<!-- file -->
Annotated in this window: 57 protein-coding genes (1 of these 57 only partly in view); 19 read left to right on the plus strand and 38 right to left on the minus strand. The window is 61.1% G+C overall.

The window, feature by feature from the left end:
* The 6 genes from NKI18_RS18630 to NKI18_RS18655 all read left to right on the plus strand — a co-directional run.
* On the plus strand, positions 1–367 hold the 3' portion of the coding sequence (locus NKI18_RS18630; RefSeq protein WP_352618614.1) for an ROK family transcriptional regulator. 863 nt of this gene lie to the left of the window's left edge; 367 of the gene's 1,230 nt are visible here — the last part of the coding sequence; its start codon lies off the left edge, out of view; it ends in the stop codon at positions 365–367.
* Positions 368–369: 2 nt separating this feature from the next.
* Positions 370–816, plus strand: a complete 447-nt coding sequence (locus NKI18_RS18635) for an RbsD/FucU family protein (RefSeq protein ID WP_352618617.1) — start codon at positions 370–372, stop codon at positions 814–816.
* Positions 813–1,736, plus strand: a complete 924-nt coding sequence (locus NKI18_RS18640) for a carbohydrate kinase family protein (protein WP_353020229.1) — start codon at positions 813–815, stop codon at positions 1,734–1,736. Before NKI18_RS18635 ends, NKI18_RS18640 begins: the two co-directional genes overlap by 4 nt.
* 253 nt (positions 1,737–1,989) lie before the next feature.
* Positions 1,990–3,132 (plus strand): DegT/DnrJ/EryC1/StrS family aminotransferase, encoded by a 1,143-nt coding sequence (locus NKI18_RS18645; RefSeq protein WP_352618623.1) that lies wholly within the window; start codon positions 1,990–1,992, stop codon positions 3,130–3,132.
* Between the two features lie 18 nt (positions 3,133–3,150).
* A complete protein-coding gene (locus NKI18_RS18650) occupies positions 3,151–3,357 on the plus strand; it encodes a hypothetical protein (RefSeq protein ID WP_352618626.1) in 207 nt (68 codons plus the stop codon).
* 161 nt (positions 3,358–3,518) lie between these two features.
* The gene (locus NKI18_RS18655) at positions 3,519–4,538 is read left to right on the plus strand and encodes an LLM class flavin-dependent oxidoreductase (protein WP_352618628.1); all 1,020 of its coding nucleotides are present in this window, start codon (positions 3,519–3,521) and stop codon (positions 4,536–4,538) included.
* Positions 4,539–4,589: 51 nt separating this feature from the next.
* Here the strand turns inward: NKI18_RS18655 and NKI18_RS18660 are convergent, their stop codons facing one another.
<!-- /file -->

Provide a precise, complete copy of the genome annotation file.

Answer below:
Annotated in this window: 57 protein-coding genes (1 of these 57 only partly in view); 19 read left to right on the plus strand and 38 right to left on the minus strand. The window is 61.1% G+C overall.

The window, feature by feature from the left end:
* The 6 genes from NKI18_RS18630 to NKI18_RS18655 all read left to right on the plus strand — a co-directional run.
* On the plus strand, positions 1–367 hold the 3' portion of the coding sequence (locus NKI18_RS18630; RefSeq protein WP_352618614.1) for an ROK family transcriptional regulator. 863 nt of this gene lie to the left of the window's left edge; 367 of the gene's 1,230 nt are visible here — the last part of the coding sequence; its start codon lies off the left edge, out of view; it ends in the stop codon at positions 365–367.
* Positions 368–369: 2 nt separating this feature from the next.
* Positions 370–816, plus strand: a complete 447-nt coding sequence (locus NKI18_RS18635) for an RbsD/FucU family protein (RefSeq protein ID WP_352618617.1) — start codon at positions 370–372, stop codon at positions 814–816.
* Positions 813–1,736, plus strand: a complete 924-nt coding sequence (locus NKI18_RS18640) for a carbohydrate kinase family protein (protein WP_353020229.1) — start codon at positions 813–815, stop codon at positions 1,734–1,736. Before NKI18_RS18635 ends, NKI18_RS18640 begins: the two co-directional genes overlap by 4 nt.
* 253 nt (positions 1,737–1,989) lie before the next feature.
* Positions 1,990–3,132 (plus strand): DegT/DnrJ/EryC1/StrS family aminotransferase, encoded by a 1,143-nt coding sequence (locus NKI18_RS18645; RefSeq protein WP_352618623.1) that lies wholly within the window; start codon positions 1,990–1,992, stop codon positions 3,130–3,132.
* Between the two features lie 18 nt (positions 3,133–3,150).
* A complete protein-coding gene (locus NKI18_RS18650) occupies positions 3,151–3,357 on the plus strand; it encodes a hypothetical protein (RefSeq protein ID WP_352618626.1) in 207 nt (68 codons plus the stop codon).
* 161 nt (positions 3,358–3,518) lie between these two features.
* The gene (locus NKI18_RS18655) at positions 3,519–4,538 is read left to right on the plus strand and encodes an LLM class flavin-dependent oxidoreductase (protein WP_352618628.1); all 1,020 of its coding nucleotides are present in this window, start codon (positions 3,519–3,521) and stop codon (positions 4,536–4,538) included.
* Positions 4,539–4,589: 51 nt separating this feature from the next.
* Here the strand turns inward: NKI18_RS18655 and NKI18_RS18660 are convergent, their stop codons facing one another.